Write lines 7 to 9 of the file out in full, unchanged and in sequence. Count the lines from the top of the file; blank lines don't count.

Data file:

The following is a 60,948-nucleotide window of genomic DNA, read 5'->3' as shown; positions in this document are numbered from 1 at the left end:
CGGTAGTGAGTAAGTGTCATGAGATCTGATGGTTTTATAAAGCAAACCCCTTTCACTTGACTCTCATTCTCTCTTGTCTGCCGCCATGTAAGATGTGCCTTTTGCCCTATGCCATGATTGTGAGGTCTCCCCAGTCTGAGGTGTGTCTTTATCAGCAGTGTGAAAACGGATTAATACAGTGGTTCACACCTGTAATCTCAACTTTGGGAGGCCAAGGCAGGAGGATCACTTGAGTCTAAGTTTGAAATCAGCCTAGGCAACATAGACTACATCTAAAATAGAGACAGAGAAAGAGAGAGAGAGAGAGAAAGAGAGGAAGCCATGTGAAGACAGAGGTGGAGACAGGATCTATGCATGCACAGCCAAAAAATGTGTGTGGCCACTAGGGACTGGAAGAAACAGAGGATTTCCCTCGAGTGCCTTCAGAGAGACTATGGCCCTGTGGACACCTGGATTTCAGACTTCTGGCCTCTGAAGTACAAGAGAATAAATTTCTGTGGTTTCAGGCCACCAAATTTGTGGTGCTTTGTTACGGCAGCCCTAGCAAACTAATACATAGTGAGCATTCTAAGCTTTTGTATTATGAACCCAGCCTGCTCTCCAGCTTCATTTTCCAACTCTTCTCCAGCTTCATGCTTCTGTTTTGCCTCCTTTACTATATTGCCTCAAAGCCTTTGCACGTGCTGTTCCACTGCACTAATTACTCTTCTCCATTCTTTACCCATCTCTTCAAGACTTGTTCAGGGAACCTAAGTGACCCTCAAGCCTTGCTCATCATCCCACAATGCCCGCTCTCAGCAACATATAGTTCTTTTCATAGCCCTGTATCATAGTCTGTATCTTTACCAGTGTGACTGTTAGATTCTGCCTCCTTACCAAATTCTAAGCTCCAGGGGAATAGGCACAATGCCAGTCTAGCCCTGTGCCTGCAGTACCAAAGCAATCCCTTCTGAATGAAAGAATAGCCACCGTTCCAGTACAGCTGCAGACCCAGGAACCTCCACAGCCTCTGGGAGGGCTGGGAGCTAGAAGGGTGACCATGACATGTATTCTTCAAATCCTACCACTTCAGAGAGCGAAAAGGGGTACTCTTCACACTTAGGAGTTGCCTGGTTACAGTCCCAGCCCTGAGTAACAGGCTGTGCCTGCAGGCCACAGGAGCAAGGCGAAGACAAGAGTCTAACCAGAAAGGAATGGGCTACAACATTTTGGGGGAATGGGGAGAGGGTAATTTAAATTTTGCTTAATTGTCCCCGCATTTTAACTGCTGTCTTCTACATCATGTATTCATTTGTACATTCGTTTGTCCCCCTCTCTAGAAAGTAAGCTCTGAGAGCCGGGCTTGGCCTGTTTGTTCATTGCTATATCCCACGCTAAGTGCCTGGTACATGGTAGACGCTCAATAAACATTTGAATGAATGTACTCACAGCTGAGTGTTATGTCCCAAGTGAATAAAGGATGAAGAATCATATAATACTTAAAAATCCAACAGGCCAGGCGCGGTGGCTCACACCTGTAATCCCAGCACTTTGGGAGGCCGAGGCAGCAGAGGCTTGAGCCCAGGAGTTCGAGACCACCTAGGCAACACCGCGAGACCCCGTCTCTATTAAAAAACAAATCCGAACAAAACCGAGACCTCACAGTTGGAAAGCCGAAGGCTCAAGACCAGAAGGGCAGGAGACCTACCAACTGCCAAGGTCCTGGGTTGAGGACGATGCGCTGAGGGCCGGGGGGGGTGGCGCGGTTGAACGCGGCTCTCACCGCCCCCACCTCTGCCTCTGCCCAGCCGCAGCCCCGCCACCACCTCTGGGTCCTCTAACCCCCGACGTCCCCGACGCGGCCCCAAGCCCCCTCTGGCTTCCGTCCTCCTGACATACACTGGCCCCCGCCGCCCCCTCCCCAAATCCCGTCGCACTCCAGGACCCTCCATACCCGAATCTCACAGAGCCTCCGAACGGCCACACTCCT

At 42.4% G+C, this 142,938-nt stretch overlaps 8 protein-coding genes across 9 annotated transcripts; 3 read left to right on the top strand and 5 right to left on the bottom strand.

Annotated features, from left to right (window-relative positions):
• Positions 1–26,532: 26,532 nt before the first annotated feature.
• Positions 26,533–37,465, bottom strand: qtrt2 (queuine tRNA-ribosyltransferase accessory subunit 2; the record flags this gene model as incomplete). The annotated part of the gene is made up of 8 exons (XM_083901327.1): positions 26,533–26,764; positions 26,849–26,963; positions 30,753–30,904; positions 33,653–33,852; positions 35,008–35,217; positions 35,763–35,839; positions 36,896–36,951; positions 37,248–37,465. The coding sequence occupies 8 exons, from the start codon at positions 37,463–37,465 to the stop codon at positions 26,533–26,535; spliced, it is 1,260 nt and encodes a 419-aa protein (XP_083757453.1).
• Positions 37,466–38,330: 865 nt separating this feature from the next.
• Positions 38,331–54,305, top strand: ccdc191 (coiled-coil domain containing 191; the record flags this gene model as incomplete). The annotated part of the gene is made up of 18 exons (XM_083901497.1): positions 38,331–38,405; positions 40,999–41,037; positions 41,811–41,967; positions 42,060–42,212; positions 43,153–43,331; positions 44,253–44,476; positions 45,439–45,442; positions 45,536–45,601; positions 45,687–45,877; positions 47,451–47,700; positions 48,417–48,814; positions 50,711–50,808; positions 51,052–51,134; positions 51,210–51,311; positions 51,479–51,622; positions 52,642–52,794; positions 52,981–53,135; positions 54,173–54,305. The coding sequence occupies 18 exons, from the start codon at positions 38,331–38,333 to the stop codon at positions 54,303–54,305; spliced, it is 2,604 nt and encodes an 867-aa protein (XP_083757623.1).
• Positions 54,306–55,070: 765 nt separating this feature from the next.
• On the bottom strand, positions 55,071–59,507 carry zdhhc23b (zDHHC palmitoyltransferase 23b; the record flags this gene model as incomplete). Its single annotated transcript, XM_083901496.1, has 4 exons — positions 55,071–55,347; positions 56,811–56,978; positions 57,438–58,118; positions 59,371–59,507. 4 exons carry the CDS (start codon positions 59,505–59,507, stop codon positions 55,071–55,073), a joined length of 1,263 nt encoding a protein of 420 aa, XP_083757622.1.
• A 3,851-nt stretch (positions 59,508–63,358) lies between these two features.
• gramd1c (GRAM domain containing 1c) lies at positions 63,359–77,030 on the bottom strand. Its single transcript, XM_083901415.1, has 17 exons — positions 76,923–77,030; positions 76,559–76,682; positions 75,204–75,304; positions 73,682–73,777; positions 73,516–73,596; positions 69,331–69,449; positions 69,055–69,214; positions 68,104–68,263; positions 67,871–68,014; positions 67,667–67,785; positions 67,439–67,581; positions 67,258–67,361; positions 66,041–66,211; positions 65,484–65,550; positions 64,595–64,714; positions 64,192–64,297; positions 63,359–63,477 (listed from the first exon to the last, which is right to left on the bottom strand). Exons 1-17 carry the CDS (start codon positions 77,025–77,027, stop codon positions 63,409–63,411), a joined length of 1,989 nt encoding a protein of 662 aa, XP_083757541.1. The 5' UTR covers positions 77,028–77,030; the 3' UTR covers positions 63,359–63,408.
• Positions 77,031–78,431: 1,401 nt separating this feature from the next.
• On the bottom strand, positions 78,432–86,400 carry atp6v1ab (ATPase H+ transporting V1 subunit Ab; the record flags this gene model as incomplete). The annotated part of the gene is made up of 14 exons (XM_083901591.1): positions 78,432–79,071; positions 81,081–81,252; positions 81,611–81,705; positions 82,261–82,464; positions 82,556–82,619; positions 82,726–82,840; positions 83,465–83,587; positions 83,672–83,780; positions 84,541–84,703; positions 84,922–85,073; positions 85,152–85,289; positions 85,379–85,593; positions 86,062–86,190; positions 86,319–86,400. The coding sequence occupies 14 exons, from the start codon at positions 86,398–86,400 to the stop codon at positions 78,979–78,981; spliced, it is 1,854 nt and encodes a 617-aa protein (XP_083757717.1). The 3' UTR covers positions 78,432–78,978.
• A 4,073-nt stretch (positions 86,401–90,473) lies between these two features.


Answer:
• Positions 37,466–38,330: 865 nt separating this feature from the next.
• Positions 38,331–54,305, top strand: ccdc191 (coiled-coil domain containing 191; the record flags this gene model as incomplete). The annotated part of the gene is made up of 18 exons (XM_083901497.1): positions 38,331–38,405; positions 40,999–41,037; positions 41,811–41,967; positions 42,060–42,212; positions 43,153–43,331; positions 44,253–44,476; positions 45,439–45,442; positions 45,536–45,601; positions 45,687–45,877; positions 47,451–47,700; positions 48,417–48,814; positions 50,711–50,808; positions 51,052–51,134; positions 51,210–51,311; positions 51,479–51,622; positions 52,642–52,794; positions 52,981–53,135; positions 54,173–54,305. The coding sequence occupies 18 exons, from the start codon at positions 38,331–38,333 to the stop codon at positions 54,303–54,305; spliced, it is 2,604 nt and encodes an 867-aa protein (XP_083757623.1).
• Positions 54,306–55,070: 765 nt separating this feature from the next.